So here I sit in sick bay while all the rest of my compatriots travel on to their new sites and volunteer service, taking their first steps into their new lives. I have been watching FB all day, tracing their footsteps through their new villages, comparing the size of their bedrooms with my own, lusting after the masa (feasts) wherein their new host families celebrate their coming by spreading a multitude of wonderful dishes across the table. Hey wait a minute, I think. I have a kitchen…and some veggies from Nina’s garden…and some odds and ends in the cupboards left by former inhabitants of this den. I can cook something…
One of the less positive effects of Pre-Service Training and living with a host family is that it slammed the trainee back into the experience of childhood again. We relied on the Peace Corps staff or our host mother or our Language Training Instructors or even the M26’s and M25’s to script our lives for us. Almost every waking moment was defined by language lessons, tech training, homework, studying, self-directed activities or field trips or traveling back and forth to hub site or cluster site.
When I knew I would be here, on my own, at TDY for a week or so, I actually felt a bit of trepidation. No Nina to prepare my healthy meals? How will I eat? On Friday, I ventured into Everest, a pseudo-supermarket (everything is almost, in Moldova,) like a 10 year old given the responsibility of cooking some dinner for her siblings while mom worked late. All the labels are in Russian, so one must have a pretty good sense of what the picture on the packet might be in order to feel confident in making a purchase decision. The produce section was sad and empty (most everyone grows their own or buys in the piața.) There was an entire shelf of white rice (no brown) and pasta (all semolina,) supplemented by hrisca and lentils. They do like their carbs here. I ended up with a carton of mushrooms (haven’t had those since I left the States,) some Activa yogurt (same label as the States,) a miniature loaf of black bread and some carbonated water. Yea for me.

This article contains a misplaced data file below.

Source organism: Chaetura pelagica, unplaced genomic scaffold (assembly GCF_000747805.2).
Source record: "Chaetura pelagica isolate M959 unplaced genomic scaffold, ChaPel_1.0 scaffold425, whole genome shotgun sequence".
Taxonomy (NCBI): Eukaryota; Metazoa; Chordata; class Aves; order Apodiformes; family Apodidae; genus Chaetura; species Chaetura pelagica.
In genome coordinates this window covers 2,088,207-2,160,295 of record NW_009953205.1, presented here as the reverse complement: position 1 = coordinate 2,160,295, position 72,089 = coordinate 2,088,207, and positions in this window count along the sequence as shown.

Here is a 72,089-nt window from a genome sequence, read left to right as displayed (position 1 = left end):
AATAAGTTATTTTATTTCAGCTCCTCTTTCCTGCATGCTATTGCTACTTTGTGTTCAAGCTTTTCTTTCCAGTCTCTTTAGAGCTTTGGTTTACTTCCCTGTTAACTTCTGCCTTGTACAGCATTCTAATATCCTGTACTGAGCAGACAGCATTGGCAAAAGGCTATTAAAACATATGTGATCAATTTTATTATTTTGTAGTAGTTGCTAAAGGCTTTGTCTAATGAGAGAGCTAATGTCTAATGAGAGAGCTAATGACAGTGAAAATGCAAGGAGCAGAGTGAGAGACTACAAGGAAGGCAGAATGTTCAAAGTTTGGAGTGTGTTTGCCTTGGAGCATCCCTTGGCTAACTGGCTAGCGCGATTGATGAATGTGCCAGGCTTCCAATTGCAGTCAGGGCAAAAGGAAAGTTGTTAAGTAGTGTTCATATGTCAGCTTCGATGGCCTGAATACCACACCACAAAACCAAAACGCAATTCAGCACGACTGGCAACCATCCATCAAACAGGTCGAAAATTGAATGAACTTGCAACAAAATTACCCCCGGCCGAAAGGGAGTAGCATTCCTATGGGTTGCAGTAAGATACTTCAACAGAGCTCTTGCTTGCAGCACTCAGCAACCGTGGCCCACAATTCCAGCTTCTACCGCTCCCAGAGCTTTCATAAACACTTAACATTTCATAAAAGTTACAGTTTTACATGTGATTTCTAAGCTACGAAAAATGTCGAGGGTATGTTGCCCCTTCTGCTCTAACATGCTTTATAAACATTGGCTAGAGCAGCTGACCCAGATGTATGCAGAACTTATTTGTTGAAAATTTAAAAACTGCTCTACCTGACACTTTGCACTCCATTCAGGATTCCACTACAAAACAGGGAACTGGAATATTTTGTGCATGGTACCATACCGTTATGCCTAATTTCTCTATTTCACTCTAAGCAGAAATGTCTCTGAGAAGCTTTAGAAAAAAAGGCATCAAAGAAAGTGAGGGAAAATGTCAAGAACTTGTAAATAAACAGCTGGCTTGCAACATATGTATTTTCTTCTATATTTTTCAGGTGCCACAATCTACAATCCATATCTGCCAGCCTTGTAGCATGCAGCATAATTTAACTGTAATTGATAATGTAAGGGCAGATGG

Today, after seeing all those masa spreads, I remembered the bag of veggies that Nina pressed on me as I was leaving Friday morning. Well damn, I don’t want another yogurt and I polished off the jar of peanut butter someone left in the cupboard (sweet!) for breakfast. It was strange at first, peeling the onions, mincing the garlic, chopping the dovlece (like a squash, only seedless…even sweeter!) Like maybe I wasn’t old enough to be handling sharp knives. I felt Nina hovering over my left shoulder, clucking disapprovingly. While she made some good, healthy soups, they tended to taste very much the same. She had a limited repertoire of herbs – parsley and dill – and used only salt and pepper to flavor. And, in characteristic Moldovan style, one did things the same each and every time. She cooks the way her mother taught her, the way her mother taught her before that. Nothing changes. Tradition holds.
Now that I was on my own, I went through the cupboards and pulled out mysterious packets of Russian-labeled spices and had at it with impulsive America style. Then I threw in some habanero sauce I brought from home – this was verboten in Nina’s house as it was way too hot for any Moldovan who tried it (mild by our standards, mild!) With a small handful of egg noodles to thicken it up, I had myself an aromatic concoction burbling on the burner in no time.
Let me tell you, the succulence of vine-ripened tomatoes and the sharpness of fresh plucked garlic make for amazing soups – I surprised myself! I had two bowls. But it wasn’t just my body being nourished: I felt like I had slipped right back into my age-old soul, wielding that knife on the chopping board. I’m back in the kitchen again, self-sufficient, creative, and all grown up again! Thank you, dear Hestia! And let me keep enjoying while the vegetables are ripening…
6 thoughts on “Back in the kitchen again…”
It is amazing how our perception of the smallest things change as we see the world anew from being thrust out of comfort zone… And I wonder if your discoveries find you appreciating simple things in a new way? And what might this new perspective do to your view of us comfortable Americans?…..I can’t wait to hear of the continuation…
I have been following your blog and enjoying your testimonials and experiential learnings
Why are you in sick bay? The gang is getting together on aug 18 for a beach day, I know how you dislike the beach! We are loving our hb summertime
I know how you feel – even though I am in the same country as I have always been – there are days that tripedation and fear grab hold of me and I doubt I am able to do things I have done for years. Then something inside bubbles up and propels me – I know I am capable and can do anything I set my mind to (sometimes it works, other times I flounder for a day or 2). Good for you Yvette – I am sure the meal taster all the better because of the internal obsticles you overcame! Also, as Sister Sue said, why are you in stick bay?
Do Moldovans know about the rich world of cheese on disks?
The strange, strange link between you and Moldova intesifies (remember it was you that set me here in these strange land.) Today I walked into the kitchen and witnessed Katie, the M26 whose staying here in TDY, making a cheese in cylinder: a hunk of cheese melted in oil in a frying pan on a square of lavash and then rolled into a cylinder and consumed.